I visited with Steve Akeley the other day. He’s is a talented horseman as well as one of Maine’s most popular equine dentists.
Steve floated my horses’ teeth for years. Always thorough. Always professional. Always willing to take the extra time horses often need during procedures. He travels with a cute, lively Jack Russell terrier riding shotgun. They make quite a pair as Steve has a lumberjack build with a full beard to match.
He shared that he was headed to Texas for some continuing education at the Texas Institute of Equine Dentistry, run by Randy Riedinger.
Riedinger is arguably the most accomplished equine dentists in the country. He perfected a method of molar extraction and developed the Riedinger Procedure, an internationally accepted method for correcting parrot mouth in young horses.
In Maine and elsewhere, there are two options for giving your horse proper equine care: a vet or an equine dentist.
- Vets will argue that anyone providing equine medical care should be one of them. They say equine dentists don’t know enough veterinary medicine to do the job.
- Equine dentists argue that when it comes to teeth, vets train less, practice less, and are generally less qualified to do the job.
Martin Black wrote about his preference for equine dentists here.
In the last several years, state governments and veterinarian associations have tried to strip equine dentists of their right to practice and force horse owners to hire only vets. Thankfully, they’ve had minimal success. Read more about it here.
A few years ago in Texas, the court ruled that the Texas State Board of Veterinary Medical Examiners broke the law when they tried to restrict equine dentistry.
As with anything, it pays to do your homework, get recommendations, and check references. Consider this post a Thumbs Up for Mr. Akeley.
Steve has been our equine dentist for several years now. Not only is he gentle, efficient and patient with every horse he encounters, he notices the little things. Last year, he informed us of a problem with our mare’s mouth. Her front teeth were not straight across and her molars did not meet properly. Furthermore, her poop contained larger than preferred segments of hay: a sign her teeth were not doing their job properly. Steve took the time to acknowledge these points and provide a picture of how it effects the horse and of course, a plan of action.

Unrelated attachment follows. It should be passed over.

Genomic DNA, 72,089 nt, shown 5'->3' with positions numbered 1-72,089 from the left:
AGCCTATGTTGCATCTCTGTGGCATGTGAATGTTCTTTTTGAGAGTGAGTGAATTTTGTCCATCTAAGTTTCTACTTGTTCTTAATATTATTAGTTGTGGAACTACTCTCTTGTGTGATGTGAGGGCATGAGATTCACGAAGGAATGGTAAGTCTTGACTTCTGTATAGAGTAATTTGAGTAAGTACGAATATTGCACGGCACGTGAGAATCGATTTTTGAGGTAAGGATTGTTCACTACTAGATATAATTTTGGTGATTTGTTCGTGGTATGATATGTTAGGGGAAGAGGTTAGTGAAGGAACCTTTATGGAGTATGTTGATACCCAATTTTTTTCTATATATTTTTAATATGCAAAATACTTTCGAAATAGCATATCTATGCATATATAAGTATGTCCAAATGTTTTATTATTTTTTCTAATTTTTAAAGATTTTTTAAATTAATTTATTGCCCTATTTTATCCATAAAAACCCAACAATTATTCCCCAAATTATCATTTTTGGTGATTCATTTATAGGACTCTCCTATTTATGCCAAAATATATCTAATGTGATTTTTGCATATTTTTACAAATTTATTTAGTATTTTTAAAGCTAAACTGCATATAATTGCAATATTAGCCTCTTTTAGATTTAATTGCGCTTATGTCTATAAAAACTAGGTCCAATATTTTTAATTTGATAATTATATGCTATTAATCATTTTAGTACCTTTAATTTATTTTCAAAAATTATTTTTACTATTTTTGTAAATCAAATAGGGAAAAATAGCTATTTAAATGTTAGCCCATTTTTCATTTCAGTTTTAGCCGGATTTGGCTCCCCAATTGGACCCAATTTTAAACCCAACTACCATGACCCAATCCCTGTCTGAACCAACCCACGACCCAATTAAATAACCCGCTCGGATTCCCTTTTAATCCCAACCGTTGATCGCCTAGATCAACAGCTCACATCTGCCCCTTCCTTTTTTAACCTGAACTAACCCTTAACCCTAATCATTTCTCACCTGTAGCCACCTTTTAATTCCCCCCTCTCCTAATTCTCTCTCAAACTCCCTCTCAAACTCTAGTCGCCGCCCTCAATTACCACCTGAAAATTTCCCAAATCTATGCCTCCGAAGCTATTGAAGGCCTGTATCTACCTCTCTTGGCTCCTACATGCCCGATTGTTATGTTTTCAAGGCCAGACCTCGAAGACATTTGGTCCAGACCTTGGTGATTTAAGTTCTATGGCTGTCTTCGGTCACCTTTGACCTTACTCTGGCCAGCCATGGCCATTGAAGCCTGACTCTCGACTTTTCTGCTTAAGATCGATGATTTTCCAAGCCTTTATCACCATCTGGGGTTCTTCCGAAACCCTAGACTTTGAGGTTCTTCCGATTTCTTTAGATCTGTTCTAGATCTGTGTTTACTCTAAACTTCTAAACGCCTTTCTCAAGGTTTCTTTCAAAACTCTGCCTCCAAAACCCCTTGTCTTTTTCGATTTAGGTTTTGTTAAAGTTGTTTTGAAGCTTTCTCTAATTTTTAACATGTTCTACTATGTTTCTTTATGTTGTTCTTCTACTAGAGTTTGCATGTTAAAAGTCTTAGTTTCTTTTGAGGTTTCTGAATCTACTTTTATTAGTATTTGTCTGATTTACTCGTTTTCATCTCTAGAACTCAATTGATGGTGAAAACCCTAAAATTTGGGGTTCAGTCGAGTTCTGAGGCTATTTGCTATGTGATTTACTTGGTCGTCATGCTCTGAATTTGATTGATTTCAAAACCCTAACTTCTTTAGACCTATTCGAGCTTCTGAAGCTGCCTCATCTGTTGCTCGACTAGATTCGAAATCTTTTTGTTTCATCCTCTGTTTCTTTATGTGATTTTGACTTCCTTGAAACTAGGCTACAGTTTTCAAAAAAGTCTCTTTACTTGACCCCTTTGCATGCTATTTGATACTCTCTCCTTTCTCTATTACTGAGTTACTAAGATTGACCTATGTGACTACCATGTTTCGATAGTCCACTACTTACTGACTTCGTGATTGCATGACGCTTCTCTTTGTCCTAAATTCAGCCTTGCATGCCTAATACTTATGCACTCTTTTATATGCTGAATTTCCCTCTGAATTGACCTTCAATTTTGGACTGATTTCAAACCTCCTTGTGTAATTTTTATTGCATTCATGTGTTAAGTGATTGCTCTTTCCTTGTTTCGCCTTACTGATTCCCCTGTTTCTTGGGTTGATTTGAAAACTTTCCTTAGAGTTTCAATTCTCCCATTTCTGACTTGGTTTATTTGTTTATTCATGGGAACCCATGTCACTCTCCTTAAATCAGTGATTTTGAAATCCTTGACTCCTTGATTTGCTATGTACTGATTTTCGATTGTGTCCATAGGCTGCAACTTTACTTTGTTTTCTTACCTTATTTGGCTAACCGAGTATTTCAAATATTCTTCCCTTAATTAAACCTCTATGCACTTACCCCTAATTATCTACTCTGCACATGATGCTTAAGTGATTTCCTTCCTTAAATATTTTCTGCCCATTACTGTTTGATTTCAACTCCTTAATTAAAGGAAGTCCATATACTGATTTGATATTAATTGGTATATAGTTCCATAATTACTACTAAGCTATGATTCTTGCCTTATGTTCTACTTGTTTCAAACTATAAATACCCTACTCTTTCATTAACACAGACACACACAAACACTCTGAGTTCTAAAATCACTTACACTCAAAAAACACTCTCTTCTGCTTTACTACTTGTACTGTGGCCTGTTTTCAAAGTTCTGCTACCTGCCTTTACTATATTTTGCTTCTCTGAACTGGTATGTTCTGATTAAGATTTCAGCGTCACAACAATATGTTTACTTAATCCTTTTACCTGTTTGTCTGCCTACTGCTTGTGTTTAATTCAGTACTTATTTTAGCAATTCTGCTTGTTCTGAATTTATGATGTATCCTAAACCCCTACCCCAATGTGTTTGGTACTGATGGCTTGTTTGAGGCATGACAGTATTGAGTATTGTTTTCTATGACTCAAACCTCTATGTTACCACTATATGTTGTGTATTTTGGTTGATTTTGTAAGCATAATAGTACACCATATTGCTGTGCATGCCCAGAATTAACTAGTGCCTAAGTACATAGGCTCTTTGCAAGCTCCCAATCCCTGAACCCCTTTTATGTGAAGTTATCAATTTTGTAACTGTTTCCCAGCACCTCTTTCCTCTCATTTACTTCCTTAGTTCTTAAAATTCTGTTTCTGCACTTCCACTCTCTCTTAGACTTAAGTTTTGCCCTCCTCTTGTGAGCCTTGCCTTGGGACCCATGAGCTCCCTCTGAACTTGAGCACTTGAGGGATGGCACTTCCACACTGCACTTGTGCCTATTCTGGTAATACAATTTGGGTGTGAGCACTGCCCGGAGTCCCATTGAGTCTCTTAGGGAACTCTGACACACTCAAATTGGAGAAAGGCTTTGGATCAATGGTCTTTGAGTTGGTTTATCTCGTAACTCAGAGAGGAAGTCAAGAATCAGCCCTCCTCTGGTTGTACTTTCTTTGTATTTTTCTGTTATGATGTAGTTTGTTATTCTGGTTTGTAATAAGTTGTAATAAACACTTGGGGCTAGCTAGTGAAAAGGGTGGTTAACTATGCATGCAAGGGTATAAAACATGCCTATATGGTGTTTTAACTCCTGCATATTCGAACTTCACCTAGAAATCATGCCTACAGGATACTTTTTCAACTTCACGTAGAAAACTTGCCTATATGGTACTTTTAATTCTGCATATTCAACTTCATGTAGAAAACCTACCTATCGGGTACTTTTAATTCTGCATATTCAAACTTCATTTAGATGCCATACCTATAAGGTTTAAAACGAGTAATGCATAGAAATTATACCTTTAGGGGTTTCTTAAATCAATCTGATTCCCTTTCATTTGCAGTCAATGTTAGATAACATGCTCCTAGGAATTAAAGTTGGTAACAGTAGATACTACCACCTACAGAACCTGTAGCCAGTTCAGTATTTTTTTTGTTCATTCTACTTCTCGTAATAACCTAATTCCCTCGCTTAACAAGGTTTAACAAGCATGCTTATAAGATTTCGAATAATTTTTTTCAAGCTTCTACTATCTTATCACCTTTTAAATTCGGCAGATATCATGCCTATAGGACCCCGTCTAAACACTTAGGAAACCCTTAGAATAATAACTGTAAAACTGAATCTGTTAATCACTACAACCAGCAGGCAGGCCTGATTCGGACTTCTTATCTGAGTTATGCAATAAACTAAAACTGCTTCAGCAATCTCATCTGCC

It should be added that equine dentistry can be disastrous for your horse and it is a decision that should not be taken without education and care! An equine dentist that is not skilled can remove too much enamel causing severe proprioception and TMJ issues in horses. Just this week during my clinic I worked with two horses whose dental grind was non-existent. Both of these horses presented with rearing over backward issues…decisive proprioception issues likely caused by the same dentist who floated both teeth…not Mr. Ackeley. It pays to do the homework. I don’t float yearly as recommened…but AS NEEDED. A good dentist will tell you when floating is necessary and does not use power tools. Here is a great article for readers to consider and use for their own education at their discretion. http://www.ivcjournal.com/articles/equine-dentistry/ –
Great thoughts, Karina. Thanks for the link!
My parents have horses that they have to pay close attention to. One of their horses needs to get it wolf teeth taken out. Removing a tooth on a horse seems like it would be a difficult job so I wonder how that process would work. http://horizonequine.net/Services.html